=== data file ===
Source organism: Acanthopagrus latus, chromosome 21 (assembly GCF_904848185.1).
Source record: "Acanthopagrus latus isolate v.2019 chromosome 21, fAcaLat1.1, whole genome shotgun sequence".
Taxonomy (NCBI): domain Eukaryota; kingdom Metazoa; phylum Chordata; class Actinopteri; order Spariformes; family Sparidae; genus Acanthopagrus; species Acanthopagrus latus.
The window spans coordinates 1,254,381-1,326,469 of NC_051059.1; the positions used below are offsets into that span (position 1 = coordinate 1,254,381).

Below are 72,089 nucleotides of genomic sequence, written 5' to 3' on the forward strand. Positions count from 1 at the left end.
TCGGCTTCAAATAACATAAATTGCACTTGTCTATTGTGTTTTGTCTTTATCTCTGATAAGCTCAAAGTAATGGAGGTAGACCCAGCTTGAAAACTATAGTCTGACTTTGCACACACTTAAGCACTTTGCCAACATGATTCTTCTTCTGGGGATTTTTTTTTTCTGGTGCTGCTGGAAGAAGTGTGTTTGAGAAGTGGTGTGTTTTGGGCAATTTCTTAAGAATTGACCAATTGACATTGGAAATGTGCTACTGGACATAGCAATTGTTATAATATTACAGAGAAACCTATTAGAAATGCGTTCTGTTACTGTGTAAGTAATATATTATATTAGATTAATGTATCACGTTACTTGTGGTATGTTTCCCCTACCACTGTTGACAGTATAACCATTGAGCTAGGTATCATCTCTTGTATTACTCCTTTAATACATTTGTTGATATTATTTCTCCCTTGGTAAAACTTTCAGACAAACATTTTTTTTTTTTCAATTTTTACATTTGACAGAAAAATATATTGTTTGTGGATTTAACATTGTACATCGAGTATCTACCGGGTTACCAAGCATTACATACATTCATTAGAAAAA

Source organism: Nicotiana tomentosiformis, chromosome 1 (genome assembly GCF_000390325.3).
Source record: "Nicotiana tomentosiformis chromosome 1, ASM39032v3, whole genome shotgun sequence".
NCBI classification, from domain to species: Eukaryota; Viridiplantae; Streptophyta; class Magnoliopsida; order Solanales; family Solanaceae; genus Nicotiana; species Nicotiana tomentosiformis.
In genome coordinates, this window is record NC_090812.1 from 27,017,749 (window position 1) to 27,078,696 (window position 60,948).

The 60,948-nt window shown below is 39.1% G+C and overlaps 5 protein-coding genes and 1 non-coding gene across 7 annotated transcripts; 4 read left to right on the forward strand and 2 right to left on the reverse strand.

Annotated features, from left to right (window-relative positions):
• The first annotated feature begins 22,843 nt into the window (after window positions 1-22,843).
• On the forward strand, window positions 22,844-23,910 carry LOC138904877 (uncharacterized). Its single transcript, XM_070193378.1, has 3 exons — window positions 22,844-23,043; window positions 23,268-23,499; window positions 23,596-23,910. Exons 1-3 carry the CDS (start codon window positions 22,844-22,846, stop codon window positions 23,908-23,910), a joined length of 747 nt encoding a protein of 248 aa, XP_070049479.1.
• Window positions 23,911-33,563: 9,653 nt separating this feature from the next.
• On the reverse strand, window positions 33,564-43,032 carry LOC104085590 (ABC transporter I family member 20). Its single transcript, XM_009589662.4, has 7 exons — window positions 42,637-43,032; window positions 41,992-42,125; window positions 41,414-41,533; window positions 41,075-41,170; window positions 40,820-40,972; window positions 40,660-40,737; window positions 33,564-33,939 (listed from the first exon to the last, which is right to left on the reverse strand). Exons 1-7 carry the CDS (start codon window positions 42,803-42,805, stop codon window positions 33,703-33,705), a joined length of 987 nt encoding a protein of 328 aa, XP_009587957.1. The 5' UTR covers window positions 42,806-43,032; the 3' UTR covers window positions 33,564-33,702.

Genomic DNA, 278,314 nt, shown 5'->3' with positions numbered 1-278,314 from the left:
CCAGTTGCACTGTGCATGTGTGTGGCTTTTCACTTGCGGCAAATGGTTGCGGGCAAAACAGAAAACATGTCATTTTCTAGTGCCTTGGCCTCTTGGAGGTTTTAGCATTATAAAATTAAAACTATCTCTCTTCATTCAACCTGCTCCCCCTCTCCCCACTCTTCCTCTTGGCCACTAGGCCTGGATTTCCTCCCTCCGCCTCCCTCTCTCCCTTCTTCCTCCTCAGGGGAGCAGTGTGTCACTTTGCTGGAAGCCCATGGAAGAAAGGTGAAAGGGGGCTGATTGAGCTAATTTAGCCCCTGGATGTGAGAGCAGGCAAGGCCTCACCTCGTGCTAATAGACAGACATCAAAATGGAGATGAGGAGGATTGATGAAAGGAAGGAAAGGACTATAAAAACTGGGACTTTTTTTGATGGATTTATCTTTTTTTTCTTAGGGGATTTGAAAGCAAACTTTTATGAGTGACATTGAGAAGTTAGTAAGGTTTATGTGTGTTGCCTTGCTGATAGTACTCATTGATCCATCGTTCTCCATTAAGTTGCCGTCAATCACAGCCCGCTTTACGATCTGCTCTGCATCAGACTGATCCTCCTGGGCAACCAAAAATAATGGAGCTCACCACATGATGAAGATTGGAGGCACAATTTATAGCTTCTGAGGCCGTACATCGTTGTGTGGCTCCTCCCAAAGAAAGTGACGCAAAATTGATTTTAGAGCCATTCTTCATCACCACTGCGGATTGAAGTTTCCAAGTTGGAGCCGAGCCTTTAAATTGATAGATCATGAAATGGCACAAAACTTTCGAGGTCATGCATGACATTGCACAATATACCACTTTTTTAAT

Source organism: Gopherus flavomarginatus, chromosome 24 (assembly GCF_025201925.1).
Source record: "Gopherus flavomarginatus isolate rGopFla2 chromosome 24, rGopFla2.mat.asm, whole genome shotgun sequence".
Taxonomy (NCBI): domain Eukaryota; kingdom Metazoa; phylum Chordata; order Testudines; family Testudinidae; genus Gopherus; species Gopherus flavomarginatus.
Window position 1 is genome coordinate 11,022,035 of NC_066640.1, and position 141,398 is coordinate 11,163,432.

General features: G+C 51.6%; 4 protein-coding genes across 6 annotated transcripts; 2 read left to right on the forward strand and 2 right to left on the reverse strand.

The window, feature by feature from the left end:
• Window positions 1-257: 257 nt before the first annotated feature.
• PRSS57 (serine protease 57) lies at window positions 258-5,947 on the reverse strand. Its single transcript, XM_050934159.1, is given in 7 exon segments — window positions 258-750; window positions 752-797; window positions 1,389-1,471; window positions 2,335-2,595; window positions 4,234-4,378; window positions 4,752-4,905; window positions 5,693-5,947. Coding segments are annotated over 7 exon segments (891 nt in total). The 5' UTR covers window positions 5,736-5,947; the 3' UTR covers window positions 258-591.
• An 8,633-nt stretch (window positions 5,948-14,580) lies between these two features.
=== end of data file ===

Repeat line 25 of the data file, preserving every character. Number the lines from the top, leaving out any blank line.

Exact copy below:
• Window positions 1-257: 257 nt before the first annotated feature.